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2022 Storylines: Is this Gleyber Torres’ last stand?

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In lieu of our traditional player-by-player season previews, we’re making a change this year. Instead, we’re going to focus on a number of topics that will be team storylines all season long. Today, we kick off this series with the possibility of 2022 being Gleyber Torres’ last chance to stick in pinstripes.

“Gleyber Torres is 22 years old”, we all gleefully reminded the rest of the universe as he burst on to the scene in 2018 and 2019. Those were the good old days. Torres was a budding superstar and a franchise cornerstone. Oh, how the tables have turned.

Now, Torres enters 2022 without any certainty of an everyday role. He’s no longer the shortstop after the team pulled the plug on that late last season. He’s no sure thing at second base this year, either. The amount of time he gets at the keystone will be contingent on his bat. We already know that DJ LeMahieu is a far better defensive option at second, but if Torres shows any semblance of his old self, he’ll get plenty of run at the position. If not, not only will he lose playing time to LeMahieu, but he may also lose his job in New York.

Reviewing the Yankees’ 2022 Projections: PECOTA

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As we await the daily updates from the league and union’s collective bargaining sessions, the Yankees made some news this morning. The team will retire Paul O’Neill’s no. 21 on August 21, finally putting an end to its unofficial retirement for two decades. That’s a Sunday afternoon game against the Blue Jays. There’s been some consternation about not issuing O’Neill’s number over the years, so if you want to discuss any of this news in the comments, have at it.

This morning’s news aside, today I’m breaking down Baseball Prospectus’ PECOTA projections for the 2022 season, which were released last week. As rosters currently stand, PECOTA envisions a second place finish for the Yankees, projecting a hair under 94 wins, trailing the Blue Jays by a game. Obviously, signing one Freddie Freeman or Carlos Correa would change things. For now though, allow me to break down some of PECOTA’s individual projections on the Yankees’ current roster.

Reviewing the Yankees’ 2022 Projections: Steamer

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Earlier this month, I broke down the Yankees’ 2022 ZiPS projections which are published at FanGraphs. Also on display at FG is Steamer, another projection system that I’ll take a look at today. And once Baseball Prospectus’s PECOTA is published, I’ll get to that one as well.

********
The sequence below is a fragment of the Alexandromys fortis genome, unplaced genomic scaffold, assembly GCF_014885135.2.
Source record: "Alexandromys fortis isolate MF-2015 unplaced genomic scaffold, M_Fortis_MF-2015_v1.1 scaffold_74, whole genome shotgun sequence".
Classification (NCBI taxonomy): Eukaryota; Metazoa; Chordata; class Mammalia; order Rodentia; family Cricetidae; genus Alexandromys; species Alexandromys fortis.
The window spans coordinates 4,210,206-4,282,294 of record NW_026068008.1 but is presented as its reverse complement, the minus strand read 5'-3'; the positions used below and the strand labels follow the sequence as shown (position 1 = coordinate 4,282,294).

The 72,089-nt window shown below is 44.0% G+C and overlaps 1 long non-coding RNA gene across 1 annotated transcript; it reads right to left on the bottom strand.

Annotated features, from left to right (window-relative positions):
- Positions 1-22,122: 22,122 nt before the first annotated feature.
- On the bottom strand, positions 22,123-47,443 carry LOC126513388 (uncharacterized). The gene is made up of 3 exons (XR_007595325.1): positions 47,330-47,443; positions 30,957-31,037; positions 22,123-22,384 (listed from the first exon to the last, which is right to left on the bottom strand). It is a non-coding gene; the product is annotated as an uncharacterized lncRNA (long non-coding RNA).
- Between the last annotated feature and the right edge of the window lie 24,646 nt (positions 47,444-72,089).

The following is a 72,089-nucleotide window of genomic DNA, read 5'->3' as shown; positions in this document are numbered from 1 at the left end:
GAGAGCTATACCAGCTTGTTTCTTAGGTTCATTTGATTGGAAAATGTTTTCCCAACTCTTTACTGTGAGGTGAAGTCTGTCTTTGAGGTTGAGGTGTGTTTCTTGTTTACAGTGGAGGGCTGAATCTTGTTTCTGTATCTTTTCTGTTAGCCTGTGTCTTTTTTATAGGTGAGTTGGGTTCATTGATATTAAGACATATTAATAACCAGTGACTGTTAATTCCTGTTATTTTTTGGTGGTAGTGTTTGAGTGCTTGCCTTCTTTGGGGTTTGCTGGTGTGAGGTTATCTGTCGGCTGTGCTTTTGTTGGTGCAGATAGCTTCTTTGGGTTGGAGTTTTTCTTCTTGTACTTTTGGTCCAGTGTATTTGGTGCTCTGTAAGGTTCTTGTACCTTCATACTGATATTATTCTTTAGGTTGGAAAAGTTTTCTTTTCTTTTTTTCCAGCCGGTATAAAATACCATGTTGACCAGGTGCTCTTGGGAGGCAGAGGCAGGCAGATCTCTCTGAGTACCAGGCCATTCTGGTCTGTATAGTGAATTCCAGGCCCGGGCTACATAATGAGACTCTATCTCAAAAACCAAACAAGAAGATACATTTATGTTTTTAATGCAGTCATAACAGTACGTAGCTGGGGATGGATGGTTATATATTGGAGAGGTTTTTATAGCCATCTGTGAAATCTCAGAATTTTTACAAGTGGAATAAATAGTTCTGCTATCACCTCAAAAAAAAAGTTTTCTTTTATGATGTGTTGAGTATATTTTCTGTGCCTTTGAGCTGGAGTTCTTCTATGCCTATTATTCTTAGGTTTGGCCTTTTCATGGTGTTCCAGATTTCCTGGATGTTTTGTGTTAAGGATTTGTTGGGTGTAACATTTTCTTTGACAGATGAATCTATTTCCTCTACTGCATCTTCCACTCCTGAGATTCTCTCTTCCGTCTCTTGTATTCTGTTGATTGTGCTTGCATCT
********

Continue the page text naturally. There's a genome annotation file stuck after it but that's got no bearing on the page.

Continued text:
On the whole, Steamer projects the Yankees to accumulate roughly +49 WAR. That’s three more than ZiPS and translates to a high-90s win ballclub as presently constituted. Granted, the process of adding up the WAR is often foolhardy, but it serves as a reminder that the Yankees should still be very good in 2022. Now, to the individual player projections:

Fun with ZiPS

On Thursday, Derek took a look at the Yankees’ 2022 ZiPS projections. Today, let’s do something similar and have some fun–since there’s very little fun to be had in the baseball world these days–and run these projections through an old friend: the Baseball Musings Lineup Analysis Tool.

For those unfamiliar, the concept is simple. You drop in player names and their OBP and SLG numbers and the tool spits out a bunch of lineup permutations to see which one is the best. Now, the models that the tool uses are a little outdated and it isn’t foolproof, but, like I said, it’s fun! I’ll use the 1959-2004 model to cover more dates, get more of a variety of run environments in there.

First, let’s roll with players currently on the Yankees, so we’ll exclude Anthony Rizzo and Brett Gardner. The lineup will look like this (OBP/SLG):

C: Gary Sanchez (.304/.432)

1B: Luke Voit (.342/.468)

2B: DJLM (.344/.402)

SS: Gleyber Torres (let’s just roll with it for now; I’ll play with other versions later) (.332/.426)

3B: Gio Urshela (.318/.458)

LF: Joey Gallo (.352/.507)

CF: Aaron Hicks (.340/.400)

RF: Aaron Judge (.369/.538)

DH: Giancarlo Stanton (.338/.491)

Assuming the batting order is as follows, this team should score 5.257 runs per game, about 852 over the course of the season:

  1. DJLM
  2. Judge
  3. Gallo
  4. Stanton
  5. Voit